Twenty years would go by before I learned of Sam’s path to destiny but a few years ago I got a call from a woman in South Dakota. She has a horse she calls King – Sam – and my name is on his registration papers. He’s the best horse she’s ever owned, she said, and she tracked me down to find another like him. Sam comes from good stock – Bueno Chex, Doc’s Remedy, Fillinic. The woman who called, Dusty Heninger Kirk, knows cow horses and she loves that horse.
When she called all I could do was sob and tell her how my prayers for her horse had been answered. I think she was a little overwhelmed at first, but I couldn’t help myself. Twenty years of fear and mistrust had just been sent packing. God’s hand is on us and on this horse, I told her.
We traced him going from Merced to Gustine to Jordan Valley to Southeastern Idaho, and then to Colorado where Dusty bought him at a performance horse sale. Somewhere in there he sold at a bucking horse sale too. People were scared of him. Not Dusty. She was compelled to buy him even though his handlers were clearly uncomfortable.
She brought him home to South Dakota where they saw in each other something that allowed them to trust. When he figured Dusty out he liked who she was just as she was. She let him be who he was, didn’t try to dominate him, and he responded. Together they’ve won awards in roping and barrels. He has never bucked with her (though a presumptuous ex thought he could ride King and got tossed).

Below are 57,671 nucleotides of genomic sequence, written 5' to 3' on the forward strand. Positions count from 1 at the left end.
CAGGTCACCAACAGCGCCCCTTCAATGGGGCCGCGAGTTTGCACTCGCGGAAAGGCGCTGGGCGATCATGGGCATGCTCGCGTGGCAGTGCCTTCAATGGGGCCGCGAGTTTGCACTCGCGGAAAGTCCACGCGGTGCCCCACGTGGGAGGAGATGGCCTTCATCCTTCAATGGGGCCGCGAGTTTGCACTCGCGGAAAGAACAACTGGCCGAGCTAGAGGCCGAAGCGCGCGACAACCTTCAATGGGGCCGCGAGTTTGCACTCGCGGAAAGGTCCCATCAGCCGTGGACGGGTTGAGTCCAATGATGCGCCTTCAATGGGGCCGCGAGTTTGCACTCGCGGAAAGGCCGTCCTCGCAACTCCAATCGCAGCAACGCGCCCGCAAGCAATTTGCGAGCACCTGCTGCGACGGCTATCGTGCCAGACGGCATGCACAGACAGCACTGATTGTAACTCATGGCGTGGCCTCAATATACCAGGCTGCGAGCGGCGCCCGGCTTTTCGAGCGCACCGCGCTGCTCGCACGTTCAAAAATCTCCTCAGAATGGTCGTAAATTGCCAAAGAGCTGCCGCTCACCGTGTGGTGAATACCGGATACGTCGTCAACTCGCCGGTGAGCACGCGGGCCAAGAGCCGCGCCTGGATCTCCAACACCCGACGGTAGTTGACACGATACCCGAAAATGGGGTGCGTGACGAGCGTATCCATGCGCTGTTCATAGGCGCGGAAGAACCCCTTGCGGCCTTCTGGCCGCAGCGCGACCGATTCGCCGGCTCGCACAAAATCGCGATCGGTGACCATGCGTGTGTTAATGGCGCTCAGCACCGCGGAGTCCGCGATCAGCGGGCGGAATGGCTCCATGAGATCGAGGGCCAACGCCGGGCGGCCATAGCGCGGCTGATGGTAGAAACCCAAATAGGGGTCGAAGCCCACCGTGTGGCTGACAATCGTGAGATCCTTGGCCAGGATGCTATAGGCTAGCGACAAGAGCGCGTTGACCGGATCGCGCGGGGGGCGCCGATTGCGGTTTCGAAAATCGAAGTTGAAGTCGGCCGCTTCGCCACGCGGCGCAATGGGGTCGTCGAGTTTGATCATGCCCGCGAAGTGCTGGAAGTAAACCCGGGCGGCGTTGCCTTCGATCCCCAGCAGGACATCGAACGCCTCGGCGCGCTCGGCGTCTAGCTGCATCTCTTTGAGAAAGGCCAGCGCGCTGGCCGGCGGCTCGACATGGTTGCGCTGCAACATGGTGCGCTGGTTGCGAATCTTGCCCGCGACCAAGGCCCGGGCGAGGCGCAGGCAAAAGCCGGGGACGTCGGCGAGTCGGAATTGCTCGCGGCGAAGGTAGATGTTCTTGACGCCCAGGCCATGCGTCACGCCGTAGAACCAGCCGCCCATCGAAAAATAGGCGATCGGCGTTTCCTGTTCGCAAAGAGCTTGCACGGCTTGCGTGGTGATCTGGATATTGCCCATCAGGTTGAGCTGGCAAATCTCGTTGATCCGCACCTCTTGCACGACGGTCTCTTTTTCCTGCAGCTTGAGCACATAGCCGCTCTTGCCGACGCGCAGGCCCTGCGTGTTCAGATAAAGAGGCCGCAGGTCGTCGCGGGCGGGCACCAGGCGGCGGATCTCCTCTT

Samuel was tormented and fearful. King’s content and at peace, home with Dusty.
Dusty’s call that day impacted my perception of who God is at a visceral level. I thought I trusted Him, but not with this. He had allowed me to be backed into a corner with no other alternative. I had to release Sam and trust God. And though after letting go I had no further influence save prayer, He gave Samuel a home and a new name – one that fits perfectly. He just didn’t tell me about it for a very long time.
Our story isn’t about what noble, wonderful (or flawed) women we are, it’s not about what a woman of faith I was or am or ever will be, it’s about the faithfulness of God. If the God of the universe answered the cry of my heart for a home for my horse, if He compelled Dusty to buy him and later to call me, what are the limits of what God can or will do to redeem us if we allow it?
I don’t think there are any limits. Our story assures me that I can trust. We can. He’s my home. No matter where I am, what faces me, or how much time passes, I can be safe and at peace with Him.
This is far from our entire story, though it’s the best part. Becoming whole is not a matter of a single epiphany or handful of experiences. It’s bigger than that. Dusty had a rough start too and like me she’s been schooled in trusting Someone bigger than both of us.
I think we’ll tell those stories one day. In the mean time, today if I don’t share my thankfulness to Him for making a way for a horse and for teaching two women who love him about trust, I’ll surely burst.